When the game started to slip away, during another lackluster second quarter, there was finger-pointing and eye-rolling. At one point, veteran point guard George Hill slammed the ball out of frustration, bouncing it all the way across the Quicken Loans Arena hardwood to a waiting official.
On Thursday night, just 48 hours after celebrating their first win and toasting to a new era, the Cavs reverted to old habits — the flaws that led to that horrible 0-6 start and eventually Lue’s abrupt release.
“We’ve got some bad habits, we’ve got guys that have got some bad habits,” Thompson said. “That’s fine, it’s a learning process at the end of the day. They don’t have enough wins on their resume to know what (a bad habit) looks like. Some guys win 25 games and think it’s a good season. That’s terrible. Guys just have to learn how to break bad habits and that’s what we’re going to have to do.”
The honeymoon ended before it really started.
The Cavs looked like the team playing their third game in four nights and the second of a back-to-back while losing an hour coming from Chicago. That was the Nuggets, by the way.
With some circumstances in Cleveland’s favor heading into the night, it was an opportunity to take another step forward.
For Drew, it was a chance to send a message once again, to put more pressure on the front office during these back-and-forth contract negotiations that are said to be progressing.
Instead, it was another blowout loss, their fifth of that kind this season.
The coaching change didn’t fix everything. Bad habits are tough to break.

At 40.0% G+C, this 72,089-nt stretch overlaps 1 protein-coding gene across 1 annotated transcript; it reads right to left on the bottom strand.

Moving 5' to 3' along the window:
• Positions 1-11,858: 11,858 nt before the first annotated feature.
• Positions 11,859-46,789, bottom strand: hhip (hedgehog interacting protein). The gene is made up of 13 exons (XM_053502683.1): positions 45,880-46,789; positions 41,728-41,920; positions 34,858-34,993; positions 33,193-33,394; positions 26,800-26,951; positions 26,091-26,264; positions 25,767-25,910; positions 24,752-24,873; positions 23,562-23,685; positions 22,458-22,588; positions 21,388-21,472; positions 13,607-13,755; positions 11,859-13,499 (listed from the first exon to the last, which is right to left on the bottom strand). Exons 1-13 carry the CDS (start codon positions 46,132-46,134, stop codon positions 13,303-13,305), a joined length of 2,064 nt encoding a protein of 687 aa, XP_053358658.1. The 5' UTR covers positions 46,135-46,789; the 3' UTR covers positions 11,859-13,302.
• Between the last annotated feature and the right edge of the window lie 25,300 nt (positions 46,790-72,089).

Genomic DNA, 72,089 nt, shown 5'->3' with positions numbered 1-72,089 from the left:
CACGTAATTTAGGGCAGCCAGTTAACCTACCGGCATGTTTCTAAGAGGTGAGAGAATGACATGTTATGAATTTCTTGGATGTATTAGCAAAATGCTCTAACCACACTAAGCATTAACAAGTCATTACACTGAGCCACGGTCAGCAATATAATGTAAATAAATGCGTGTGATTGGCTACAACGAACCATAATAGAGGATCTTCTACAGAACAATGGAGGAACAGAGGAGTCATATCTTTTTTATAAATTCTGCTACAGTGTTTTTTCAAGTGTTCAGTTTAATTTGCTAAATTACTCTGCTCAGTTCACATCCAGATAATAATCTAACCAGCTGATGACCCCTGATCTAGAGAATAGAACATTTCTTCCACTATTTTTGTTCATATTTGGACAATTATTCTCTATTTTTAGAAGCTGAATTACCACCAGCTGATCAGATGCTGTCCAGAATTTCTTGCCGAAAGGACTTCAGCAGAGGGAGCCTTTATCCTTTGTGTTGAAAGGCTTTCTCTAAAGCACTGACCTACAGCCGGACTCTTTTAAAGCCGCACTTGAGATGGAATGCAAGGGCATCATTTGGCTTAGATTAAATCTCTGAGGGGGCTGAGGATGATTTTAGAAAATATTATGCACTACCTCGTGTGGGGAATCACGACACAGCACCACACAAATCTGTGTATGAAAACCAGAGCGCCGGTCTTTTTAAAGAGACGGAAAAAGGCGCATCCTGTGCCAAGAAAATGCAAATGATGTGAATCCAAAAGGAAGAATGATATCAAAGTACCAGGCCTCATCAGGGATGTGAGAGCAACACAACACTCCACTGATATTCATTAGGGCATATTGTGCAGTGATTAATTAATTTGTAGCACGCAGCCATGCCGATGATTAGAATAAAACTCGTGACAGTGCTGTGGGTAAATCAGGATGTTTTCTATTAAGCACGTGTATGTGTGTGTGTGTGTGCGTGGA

Lousy second quarter
It’s been their vulnerability all season. Firing Lue hasn’t corrected it. The Cavaliers produced a sloppy second quarter, which was as bad as the first quarter was good.
The Cavs scored 15 points on 5-of-22 from the field to go with six turnovers. By the end of it, the Nuggets had turned a 12-point deficit into an eight-point advantage, winning the quarter, 35-15.
From the 5:26 mark until the end of the period, the Cavs made just one basket, a putback dunk by Larry Nance Jr. to beat the quarter buzzer.
Part of Cleveland’s issue is its bench. The second unit has been scoring in bunches this season, ranked second in the NBA heading into the night. But scoring numbers can be deceiving. Three of the team’s second unit mainstays — Nance, Jordan Clarkson and Collin Sexton — rank in the bottom six in net rating.
That stat helps illustrate their effectiveness. Or lack thereof.
Support for JR Smith
Chants of Smith’s name echoed through the mostly-vacated arena late in the fourth quarter, as fans wanted Smith to get some playing time. It never happened.
Smith was one of two players not to see action. Channing Frye was the other.
Smith, who said early Tuesday morning that he was hoping for a trade and felt unwanted, hasn’t played in the team’s last two games. He is not expected to get back in the rotation unless something unforeseen happens.
The Cavs will hit the road for a pair of games. Their first stop will be Charlotte for a matchup against the Hornets on Saturday night.